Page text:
Fact: 10% of students enrolled in our schools today are second language learners.
Fact: ELL’s need to spend at least 50% of their instructional time “producing” oral language.
Fact: ELL’s students will be assessed on the Common Core Standards in the majority of the states.
With these facts in mind, how do you start preparing students for learning in another language in a meaningful and deep way as the new Common Core standards propose?
I am not a language acquisition expert, but my experience teaching in a bilingual classroom and supporting educational technology has allowed me to see many successful learning strategies used with ELLs. Wixie makes it easy to help ELL's reach the goals of the Common Core State Standards.
Tackling Informational Text
Non-fiction is almost synonymous with Common Core when people start talking about the “big picture” differences from previous standards. Now, 50% of the complex texts read by students at the elementary level have to be informational.
Wixie includes galleries of Common Core-aligned templates designed to help students take notes and organize their thinking. They can also use symbols, like those in the Mind Maps folder, to create their own graphic organizers.
Writing Different Types of Text for Different Audiences
Wixie is an easy-to-use constructivist-based “production” (NOT consumption) tool that allows students to type as much text as they want in natural format (no bullets, limitations) AND add a gazillion graphics to support their text. Students can share these single or multi-page creations as images, html docs, ebooks, printed booklets, and more!
Wixie offers a lot of writing supports as well in the form of graphic organizers. For example, teachers can discuss the difference between the two versions of a story, like the Little Red Hen and a southwestern adaptation of the classic folk tale, Burro’s Tortillas.
Teachers can access a Venn Diagram to complete as a whole group activity and then task students to create a pictorial representation using one of the book compare/contract templates in Wixie while they are in an independent learning center.
Speaking and Listening Skills
Students can record up to 5 minutes of audio per page, making Wixie a snap for adding narration in a private, non-threatening space using a computer or tablet. Students can create a multipage digital masterpiece that will foster their oral fluency and confidence!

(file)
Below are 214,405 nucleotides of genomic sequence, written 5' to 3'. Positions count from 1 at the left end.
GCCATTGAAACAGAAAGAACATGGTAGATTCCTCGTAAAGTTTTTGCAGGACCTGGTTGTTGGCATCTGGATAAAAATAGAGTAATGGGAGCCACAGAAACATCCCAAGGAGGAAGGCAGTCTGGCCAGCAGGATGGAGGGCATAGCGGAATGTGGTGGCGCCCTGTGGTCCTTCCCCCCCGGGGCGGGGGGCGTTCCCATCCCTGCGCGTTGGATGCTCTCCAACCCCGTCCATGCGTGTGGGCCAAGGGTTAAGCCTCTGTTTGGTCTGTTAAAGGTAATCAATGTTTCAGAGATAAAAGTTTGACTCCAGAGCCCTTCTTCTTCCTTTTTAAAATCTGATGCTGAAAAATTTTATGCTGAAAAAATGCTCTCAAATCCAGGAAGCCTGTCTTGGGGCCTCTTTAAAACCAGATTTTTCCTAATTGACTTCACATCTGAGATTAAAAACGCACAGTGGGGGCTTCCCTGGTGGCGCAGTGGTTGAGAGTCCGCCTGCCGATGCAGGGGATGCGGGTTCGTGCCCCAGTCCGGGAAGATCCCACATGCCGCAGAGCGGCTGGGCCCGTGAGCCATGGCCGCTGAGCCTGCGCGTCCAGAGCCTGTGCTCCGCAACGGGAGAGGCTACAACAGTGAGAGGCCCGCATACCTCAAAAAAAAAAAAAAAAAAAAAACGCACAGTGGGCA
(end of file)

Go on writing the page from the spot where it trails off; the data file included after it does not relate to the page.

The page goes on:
Depending on the various language development stages, kids can also use the collaborative and/or cooperative features in the programs to work together on projects. One child can be the narrator, while the other child illustrates and adds text. Everyone can contribute to the overall end product, which prepares students to be college/work place ready.
Let’s face it, successful businesses depend on team work to deliver products. Setting up an environment where students are tasked to share their piece of the learning equation prepares them for what they will experience when they graduate.
If ELL’s do not understand the academic vocabulary in their textbooks, they are going to be even more challenged and penalized when they tackle the new online tests and have to decipher academic words in the questions they find there.
Wixie provides a multitude of ways that students can experiment with vocabulary and make sense of the meanings of new words. Students can access academic vocabulary trading cards, activities for learning idioms, and other templates designed to support student’s acquisition of vocabulary through text, images and voice.
Rather than merely define words using paper/pencil, kids can truly bring them to life using their own synonyms, pictures, drawings and background knowledge—all the things that make learning stick, especially for ELLs who need to tap into what they know and have lots of ways of representing it.
Everyone wants to have their story heard!
Wixie provides digital tools for ELL's to showcase their language and understanding, helping them connect to their learning and the goals of Common Core.